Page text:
This weekend’s top North Carolina editorial comes from the Greensboro News & Record. The subject: the Trump administration’s dreadful plan to introduce offshore oil and gas drilling off the fragile and beautiful North Carolina coast.
“It’s going to stay there for generations. The stuff is not going to go away,” Mark Hooper, a Carteret County commercial fisherman, said about the possibility of an oil spill. “We have to have some sacred ground somewhere, and I would contend for a lot of people it’s walking on that beach, looking at that ocean.”
We agree. Our precious coast is not worth the risk. As for the promise of jobs, we’ve already got them, and offshore drilling would threaten them.
“Our state’s coastal tourism industry is responsible for 30,000 jobs and $3 billion in annual revenue,” Attorney General Josh Stein said in a press release earlier this year. “Commercial and recreational fishing support an estimated additional 22,500 jobs and $787 million in revenue each year. Visitors to the tarheel coast generated an estimated $650 million in wages and tips.”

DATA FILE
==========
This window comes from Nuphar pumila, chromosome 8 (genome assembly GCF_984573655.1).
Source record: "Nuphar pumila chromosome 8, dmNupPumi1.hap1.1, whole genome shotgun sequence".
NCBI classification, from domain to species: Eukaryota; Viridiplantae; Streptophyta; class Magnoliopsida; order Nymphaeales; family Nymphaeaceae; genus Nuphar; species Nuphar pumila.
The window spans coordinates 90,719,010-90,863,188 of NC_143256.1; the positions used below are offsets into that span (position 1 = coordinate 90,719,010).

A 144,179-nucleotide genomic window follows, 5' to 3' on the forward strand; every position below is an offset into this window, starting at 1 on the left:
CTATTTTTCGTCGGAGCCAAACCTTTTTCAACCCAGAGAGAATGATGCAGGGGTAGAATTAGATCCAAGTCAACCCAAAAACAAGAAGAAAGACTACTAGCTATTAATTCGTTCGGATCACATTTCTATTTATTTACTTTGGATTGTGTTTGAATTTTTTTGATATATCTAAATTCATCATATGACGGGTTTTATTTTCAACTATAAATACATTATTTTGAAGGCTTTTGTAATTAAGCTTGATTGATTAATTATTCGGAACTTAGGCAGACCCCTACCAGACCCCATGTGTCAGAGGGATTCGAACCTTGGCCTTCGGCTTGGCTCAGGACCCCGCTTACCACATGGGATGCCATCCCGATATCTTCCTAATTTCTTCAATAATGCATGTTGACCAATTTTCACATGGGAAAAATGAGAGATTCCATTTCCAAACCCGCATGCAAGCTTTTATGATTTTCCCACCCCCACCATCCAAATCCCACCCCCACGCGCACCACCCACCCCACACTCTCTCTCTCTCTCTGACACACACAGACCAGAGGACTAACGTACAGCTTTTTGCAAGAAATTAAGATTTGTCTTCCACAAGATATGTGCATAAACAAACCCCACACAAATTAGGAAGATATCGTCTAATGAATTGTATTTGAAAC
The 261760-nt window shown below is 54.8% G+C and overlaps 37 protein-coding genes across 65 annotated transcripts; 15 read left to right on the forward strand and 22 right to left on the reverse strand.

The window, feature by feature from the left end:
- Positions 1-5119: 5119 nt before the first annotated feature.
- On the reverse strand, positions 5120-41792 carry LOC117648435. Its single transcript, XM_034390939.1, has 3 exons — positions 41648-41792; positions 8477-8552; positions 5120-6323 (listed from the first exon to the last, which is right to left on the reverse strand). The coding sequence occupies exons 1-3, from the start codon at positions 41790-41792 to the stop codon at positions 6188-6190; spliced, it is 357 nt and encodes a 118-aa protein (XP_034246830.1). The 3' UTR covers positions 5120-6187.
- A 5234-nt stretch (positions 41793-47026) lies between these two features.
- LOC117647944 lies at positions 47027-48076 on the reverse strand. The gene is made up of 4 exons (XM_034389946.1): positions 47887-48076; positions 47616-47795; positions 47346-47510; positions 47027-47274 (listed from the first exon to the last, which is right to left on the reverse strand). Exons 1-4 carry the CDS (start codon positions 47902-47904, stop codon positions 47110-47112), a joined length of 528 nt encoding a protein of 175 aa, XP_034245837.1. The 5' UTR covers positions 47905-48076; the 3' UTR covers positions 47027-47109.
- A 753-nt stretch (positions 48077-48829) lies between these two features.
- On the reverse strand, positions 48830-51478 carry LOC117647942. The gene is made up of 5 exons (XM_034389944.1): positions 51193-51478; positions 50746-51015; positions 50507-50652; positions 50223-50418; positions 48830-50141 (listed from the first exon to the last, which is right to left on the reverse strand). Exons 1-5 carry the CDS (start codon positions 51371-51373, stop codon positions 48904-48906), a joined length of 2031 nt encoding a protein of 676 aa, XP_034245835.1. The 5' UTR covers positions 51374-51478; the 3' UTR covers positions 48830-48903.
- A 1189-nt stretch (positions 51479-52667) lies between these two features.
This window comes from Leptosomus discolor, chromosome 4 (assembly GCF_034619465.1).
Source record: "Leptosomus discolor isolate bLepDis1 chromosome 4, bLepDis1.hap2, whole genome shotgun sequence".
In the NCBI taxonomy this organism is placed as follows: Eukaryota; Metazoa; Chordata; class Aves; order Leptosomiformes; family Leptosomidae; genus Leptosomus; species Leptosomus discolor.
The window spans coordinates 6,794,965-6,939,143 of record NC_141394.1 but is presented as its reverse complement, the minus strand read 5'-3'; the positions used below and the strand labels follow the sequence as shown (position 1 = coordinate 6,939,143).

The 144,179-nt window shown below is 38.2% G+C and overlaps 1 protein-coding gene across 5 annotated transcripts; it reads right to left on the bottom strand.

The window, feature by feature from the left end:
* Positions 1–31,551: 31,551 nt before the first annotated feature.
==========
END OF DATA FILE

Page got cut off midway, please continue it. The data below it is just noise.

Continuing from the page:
“The safety record of oil and gas in the United States has been superb,” drilling supporter Matthew Horsley of Pinehurst said during a news conference held by drilling supporters.
To which we reply: Deepwater Horizon. It only takes one disaster to cost lives, destroy economies and leave environmental degradation that would affect generations.
From Louisiana to Florida, they’re still recovering.
“Gov. Cooper and other outspoken opponents of offshore energy development have said ‘not off our coast’ or essentially ‘not in my backyard,’” David McGowan with the North Carolina Petroleum Council said during the rally. “This is not a productive, responsible state energy strategy.”
Yes, actually it is.
What’s irresponsible is risking such a unique treasure as our coast for temporary financial gain from a relatively limited resource.
Trump’s proposal has drawn opposition from 14 coastal-state governors, Democrats and Republicans alike, including Gov. Henry McMaster of South Carolina and Florida Gov. Rick Scott, who has been promised an exemption from the drilling plan — an exception for which other governors, including Cooper, are now asking.
These people know what they’ve got, and they know what we know — it’s not worth the risk.”
Amen to that.